Loss of long and short term memory

Posted by bruceg @bruceg, Fri, Jun 21 7:08pm

I had seizures for about 30 months until they were brought under control with Lamotrigine.
The problem is that the effects of the seizures and meds have all but destroyed my long term memory. My short term memory is so bad that I will ask someone the same question that they answered thirty minutes before.
This condition has already taken away my ability to participate in running my company.
Soon I will be basically unable to function as a member in my family.
My neurologist and neuropsychologist have told me that this condition will probably not change.
Has anyone on here had s similar condition and had any improvement?

@bruceg
I doubt this is an option for you but I’ll throw it out. Sometimes seizure medication doesn’t help and people discontinue their meds. Some choose a few seizures instead of the side effects. Also ask you Neuro if a different medication might cause fewer memory issues.

Here’s a little memory information

https://www.epilepsy.com/learn/challenges-epilepsy/thinking-and-memory/diagnosing-and-treating-memory-problems

Jake

REPLY

Hi, @bruceg – so sorry to hear that effects of the seizures and meds have all but destroyed your long term memory, interfering with your ability to run your company and encroaching on your participation in your family as you'd wish. I'd have a hard time if the doctor told me my memory would not improve if I'd had losses.

I'd also like to invite @viviannejam @595959 @pamelastewart5 @chynex @rachelskaug @menville into this conversation to see if they have any experiences they might share with losing short and/or long-term memory from seizures and side effects from anti-seizure medications.

Liked by Leonard

REPLY
@lisalucier

Hi, @bruceg – so sorry to hear that effects of the seizures and meds have all but destroyed your long term memory, interfering with your ability to run your company and encroaching on your participation in your family as you'd wish. I'd have a hard time if the doctor told me my memory would not improve if I'd had losses.

I'd also like to invite @viviannejam @595959 @pamelastewart5 @chynex @rachelskaug @menville into this conversation to see if they have any experiences they might share with losing short and/or long-term memory from seizures and side effects from anti-seizure medications.

Jump to this post

@bruceg
Just because a doctor tells you your memory condition probably won’t change that doesn’t mean you’re memories can’t improve. I think I said earlier that a speech pathologist helped my with my memory and I’ve taken about 300,000 seizure medications and had over 13,300 seizures, severe ones at that. So if they can help me hopefully you can see some improvement as well. It definitely won’t be easy but nothing worthwhile is. Stay positive, stress, anxiety and depression also damage the memory.
Jake

REPLY

Hi, @bruceg – I also wanted to invite @debbraw @kyoto @dorisena @carmella6 @artscaping @bonniep @aarniek into this conversation so they can offer any thoughts they may have on the short and long-term memory issues you've undergone due to your seizures and the medications for them.

They may be able to offer input on whether they have had something like this happen to their (or a loved one's) memory and whether they have seen any improvement, and about how to function as a professional and also as a family member with memory challenges.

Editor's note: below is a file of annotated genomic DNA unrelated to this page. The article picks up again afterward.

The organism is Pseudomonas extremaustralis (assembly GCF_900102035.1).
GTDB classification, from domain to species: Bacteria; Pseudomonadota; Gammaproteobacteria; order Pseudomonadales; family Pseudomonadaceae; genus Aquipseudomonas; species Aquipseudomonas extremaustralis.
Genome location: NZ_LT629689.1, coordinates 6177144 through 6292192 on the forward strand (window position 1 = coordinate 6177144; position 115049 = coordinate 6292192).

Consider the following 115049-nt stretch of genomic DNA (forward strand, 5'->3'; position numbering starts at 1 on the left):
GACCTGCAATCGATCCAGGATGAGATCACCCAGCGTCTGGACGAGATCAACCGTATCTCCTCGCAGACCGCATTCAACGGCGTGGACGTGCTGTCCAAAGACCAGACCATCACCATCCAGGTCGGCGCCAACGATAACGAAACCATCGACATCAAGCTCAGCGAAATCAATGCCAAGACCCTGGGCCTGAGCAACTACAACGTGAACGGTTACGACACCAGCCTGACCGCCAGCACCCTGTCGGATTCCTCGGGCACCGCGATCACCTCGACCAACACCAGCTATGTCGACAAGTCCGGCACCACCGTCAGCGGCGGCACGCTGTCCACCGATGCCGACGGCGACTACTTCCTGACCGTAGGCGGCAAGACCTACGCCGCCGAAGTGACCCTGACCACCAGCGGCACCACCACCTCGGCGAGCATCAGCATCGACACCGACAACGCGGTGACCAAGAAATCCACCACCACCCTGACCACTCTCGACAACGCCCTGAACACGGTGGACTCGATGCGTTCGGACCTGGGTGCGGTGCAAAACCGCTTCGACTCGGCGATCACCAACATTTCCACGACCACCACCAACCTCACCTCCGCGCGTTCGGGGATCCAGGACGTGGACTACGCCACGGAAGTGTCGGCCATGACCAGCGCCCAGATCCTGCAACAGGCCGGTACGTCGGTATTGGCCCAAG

Liked by Leonard

REPLY
@lisalucier

Hi, @bruceg – I also wanted to invite @debbraw @kyoto @dorisena @carmella6 @artscaping @bonniep @aarniek into this conversation so they can offer any thoughts they may have on the short and long-term memory issues you've undergone due to your seizures and the medications for them.

They may be able to offer input on whether they have had something like this happen to their (or a loved one's) memory and whether they have seen any improvement, and about how to function as a professional and also as a family member with memory challenges.

Jump to this post

I know nothing about seizures and meds but noticed when I was in college in my 40's that I would study one day only to have it disappear the next day for the exam. I learned that many short study periods helps to put the information into the long term memory bank, and I realized that I didn't concentrate well at all with my hectic lifestyle and stress levels. I have learned that the brain needs exercise to keep it working well, and the memory works about like the muscles: the less you use it the weaker it becomes. I managed to do reasonably well in my classes, but nothing like the easy memory I had in my youth and the photographic memory I had playing music. A symphony musician told me they practice many hours a day in their older years to keep up the level of memory and skill in order to perform. So I work two Sudoku puzzles a day and play a few songs on the piano, read two newspapers, and try hard to understand something I am reading which makes no sense at all. I find that people who think differently are interesting to me while I try to figure them out, even though I don't always agree with their views. I never was an athlete but I stretch my brain. And I just love figuring out algebra and teaching basic concepts to children. It makes me feel like a winner, even though I no longer need to know much about algebra in my live.
My daughter balances my checkbook for me. I am spoiled in that respect. You need to keep working at it. And you need to sleep well.
Eventually the body and the mind do wear out a bit, so you do less and take less risk. I don't drive as much. Dorisena

REPLY
@lisalucier

Hi, @bruceg – I also wanted to invite @debbraw @kyoto @dorisena @carmella6 @artscaping @bonniep @aarniek into this conversation so they can offer any thoughts they may have on the short and long-term memory issues you've undergone due to your seizures and the medications for them.